In today’s work environment, employees are under more stress than ever before due to problems stemming from finances, marital, significant other relationships, and co-worker issues. Unfortunately, workplace violence incidents are becoming more common and the potential for workplace violence can’t be totally eliminated, but there are things that can be done to minimize it. Awareness and preparation are key factors.
Evaluate the security of all work sites, establish a security plan for each location, and update the plan on a regular basis. The chance of violence is greater for certain jobs including jobs of contact with the public, working in late or early hours, exchanging money, delivering goods or services, high stress jobs, high crime areas, and if working alone or in small numbers.
Initiate safety measures. Increase security with alarms, closed-circuit cameras or guards. Lock doors to limit public access. Increase visibility with lighted entrances and exists. Shield workers with windows, partitions or high and wide counters. Alter cash handling policies or install drop safes. Arrange furniture so workers cannot be trapped by an attacker. Remove anything that has the potential to be used as a weapon from your environment.
Hire responsibly. No one should be hired without a reference check.
Clearly communicate company policy about violence and reprisals. Employee manuals should clearly explain what behavior is acceptable, what is not, and what will be done by whom, if violence occurs. It should contain written criteria for reporting incidents and repercussions if an incident occurs. Employer response should be predictable and consistent. Create clear levels of authority and procedures for dealing with the risk of and response to violence in advance. If a threat of violence is identified, potential victims or targets should be alerted along with others who may be affected, such as supervisors or front office personnel.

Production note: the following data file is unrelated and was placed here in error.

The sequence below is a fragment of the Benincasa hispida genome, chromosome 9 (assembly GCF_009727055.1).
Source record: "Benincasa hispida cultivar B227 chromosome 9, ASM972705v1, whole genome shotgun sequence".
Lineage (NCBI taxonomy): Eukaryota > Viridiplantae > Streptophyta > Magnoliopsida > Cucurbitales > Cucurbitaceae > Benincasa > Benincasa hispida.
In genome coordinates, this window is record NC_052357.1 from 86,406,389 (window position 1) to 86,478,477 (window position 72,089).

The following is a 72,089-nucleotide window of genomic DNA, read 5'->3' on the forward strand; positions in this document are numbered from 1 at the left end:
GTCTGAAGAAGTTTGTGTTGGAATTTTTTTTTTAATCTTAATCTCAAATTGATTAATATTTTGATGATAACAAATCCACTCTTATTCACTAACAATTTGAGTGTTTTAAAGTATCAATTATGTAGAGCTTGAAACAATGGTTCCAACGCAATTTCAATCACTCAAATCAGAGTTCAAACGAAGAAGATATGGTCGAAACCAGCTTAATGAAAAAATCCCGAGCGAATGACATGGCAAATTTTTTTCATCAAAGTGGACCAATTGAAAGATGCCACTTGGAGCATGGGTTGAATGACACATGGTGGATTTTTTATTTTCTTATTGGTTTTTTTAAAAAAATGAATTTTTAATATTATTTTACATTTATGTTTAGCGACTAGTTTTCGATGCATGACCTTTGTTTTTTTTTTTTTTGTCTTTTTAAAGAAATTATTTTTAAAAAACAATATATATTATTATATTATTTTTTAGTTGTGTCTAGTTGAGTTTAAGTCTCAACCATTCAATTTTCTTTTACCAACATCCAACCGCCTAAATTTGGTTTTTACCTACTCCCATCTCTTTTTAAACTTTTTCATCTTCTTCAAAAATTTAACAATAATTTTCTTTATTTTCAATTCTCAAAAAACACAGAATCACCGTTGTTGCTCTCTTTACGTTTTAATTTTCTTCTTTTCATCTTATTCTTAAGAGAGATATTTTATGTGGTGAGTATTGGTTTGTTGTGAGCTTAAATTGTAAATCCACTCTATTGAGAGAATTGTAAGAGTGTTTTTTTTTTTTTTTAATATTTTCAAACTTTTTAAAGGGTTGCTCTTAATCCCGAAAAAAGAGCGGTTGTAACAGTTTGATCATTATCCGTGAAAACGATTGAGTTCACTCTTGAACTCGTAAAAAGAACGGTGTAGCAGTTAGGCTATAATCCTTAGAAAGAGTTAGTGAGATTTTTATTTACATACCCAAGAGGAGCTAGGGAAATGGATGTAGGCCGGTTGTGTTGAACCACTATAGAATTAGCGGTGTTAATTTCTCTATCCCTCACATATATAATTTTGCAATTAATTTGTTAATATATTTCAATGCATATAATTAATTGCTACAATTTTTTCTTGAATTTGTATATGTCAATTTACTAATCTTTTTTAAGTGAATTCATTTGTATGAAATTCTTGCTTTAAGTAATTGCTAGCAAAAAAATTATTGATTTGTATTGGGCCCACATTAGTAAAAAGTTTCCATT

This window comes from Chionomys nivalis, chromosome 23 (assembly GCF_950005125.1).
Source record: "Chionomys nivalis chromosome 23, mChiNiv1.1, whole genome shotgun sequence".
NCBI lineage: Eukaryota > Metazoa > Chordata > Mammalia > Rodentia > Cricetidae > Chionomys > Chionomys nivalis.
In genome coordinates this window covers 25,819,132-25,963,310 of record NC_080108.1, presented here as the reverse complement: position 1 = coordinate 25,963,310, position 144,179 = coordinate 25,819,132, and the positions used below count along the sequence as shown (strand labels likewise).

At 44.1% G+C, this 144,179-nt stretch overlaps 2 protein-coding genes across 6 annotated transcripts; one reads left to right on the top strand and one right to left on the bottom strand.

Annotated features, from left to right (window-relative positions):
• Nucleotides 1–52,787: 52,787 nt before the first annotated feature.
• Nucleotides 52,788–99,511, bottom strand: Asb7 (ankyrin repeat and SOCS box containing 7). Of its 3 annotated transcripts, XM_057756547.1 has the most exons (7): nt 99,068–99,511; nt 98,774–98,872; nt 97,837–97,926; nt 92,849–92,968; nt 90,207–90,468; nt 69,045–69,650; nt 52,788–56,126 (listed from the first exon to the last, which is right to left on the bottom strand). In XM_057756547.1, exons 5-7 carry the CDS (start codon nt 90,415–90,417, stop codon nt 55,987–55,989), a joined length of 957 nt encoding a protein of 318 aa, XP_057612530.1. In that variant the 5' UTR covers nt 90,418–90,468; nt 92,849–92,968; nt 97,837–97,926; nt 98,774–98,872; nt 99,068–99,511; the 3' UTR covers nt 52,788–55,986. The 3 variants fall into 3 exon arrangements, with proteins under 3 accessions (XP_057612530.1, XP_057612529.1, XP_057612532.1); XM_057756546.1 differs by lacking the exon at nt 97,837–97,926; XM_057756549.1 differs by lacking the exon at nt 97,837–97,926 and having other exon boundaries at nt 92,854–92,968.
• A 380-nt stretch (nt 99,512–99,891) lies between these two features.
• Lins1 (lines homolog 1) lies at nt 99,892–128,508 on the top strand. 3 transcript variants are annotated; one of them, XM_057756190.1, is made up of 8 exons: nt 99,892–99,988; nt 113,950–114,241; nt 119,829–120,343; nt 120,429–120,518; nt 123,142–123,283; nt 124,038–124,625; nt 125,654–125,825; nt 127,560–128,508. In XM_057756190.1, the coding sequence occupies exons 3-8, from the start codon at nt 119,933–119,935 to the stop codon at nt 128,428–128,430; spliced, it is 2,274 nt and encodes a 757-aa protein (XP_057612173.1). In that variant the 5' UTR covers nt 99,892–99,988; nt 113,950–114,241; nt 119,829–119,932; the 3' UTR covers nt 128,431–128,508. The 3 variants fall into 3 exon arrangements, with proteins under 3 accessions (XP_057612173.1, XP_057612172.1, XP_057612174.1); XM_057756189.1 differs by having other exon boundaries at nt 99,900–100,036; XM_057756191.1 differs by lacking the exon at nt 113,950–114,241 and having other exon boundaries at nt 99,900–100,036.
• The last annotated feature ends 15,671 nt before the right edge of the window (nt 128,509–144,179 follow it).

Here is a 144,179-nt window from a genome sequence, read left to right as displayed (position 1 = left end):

Train workers to recognize early signs of potential violence. The most commonly mentioned warning signs are: a history of violent behavior, an obsession with weapons, carrying a concealed weapon, verbal threats of harm, being paranoid, being a loner, obsessive involvement with the job, holding a grudge, workplace physical actions, bizarre comments or expressing extreme desperation over recent family, financial or personal problems. Employees should take all threats seriously and report any bizarre or suspicious behavior.
Be aware that Employees may be armed. In Texas, employers can ban weapons in the workplace, including guns that workers have a concealed license for and carry them legally. The Employee can keep them in their car with the proper permit. Make this policy clear that all employees know your location is a “gun free” workplace.
Give workers training in nonviolent response techniques and conflict resolution, to reduce the risk of volatile situations leading to physical violence. Training should also be given on how to respond to a violent situation. Workplace violence takes a toll on both employers and employees. It affects not only those assaulted, but also those who are witnesses. It can negatively affect the future reputation of a business.
The work site Employer is ultimately responsible for creating and maintaining a safe workplace. OSHA (Federal Law) requires employers to provide employees a safe workplace free from recognized hazards that are likely to to cause death or serious physical harm. If an employee reports a concern, it’s managements responsibility to take steps to address that concern.
If you have any questions any information found in this posting, please contact the LL Roberts Group or our new Safety Division, Roberts Risk Management (toll free) at 877.878.6463. You can even talk to us on Facebook or Twitter!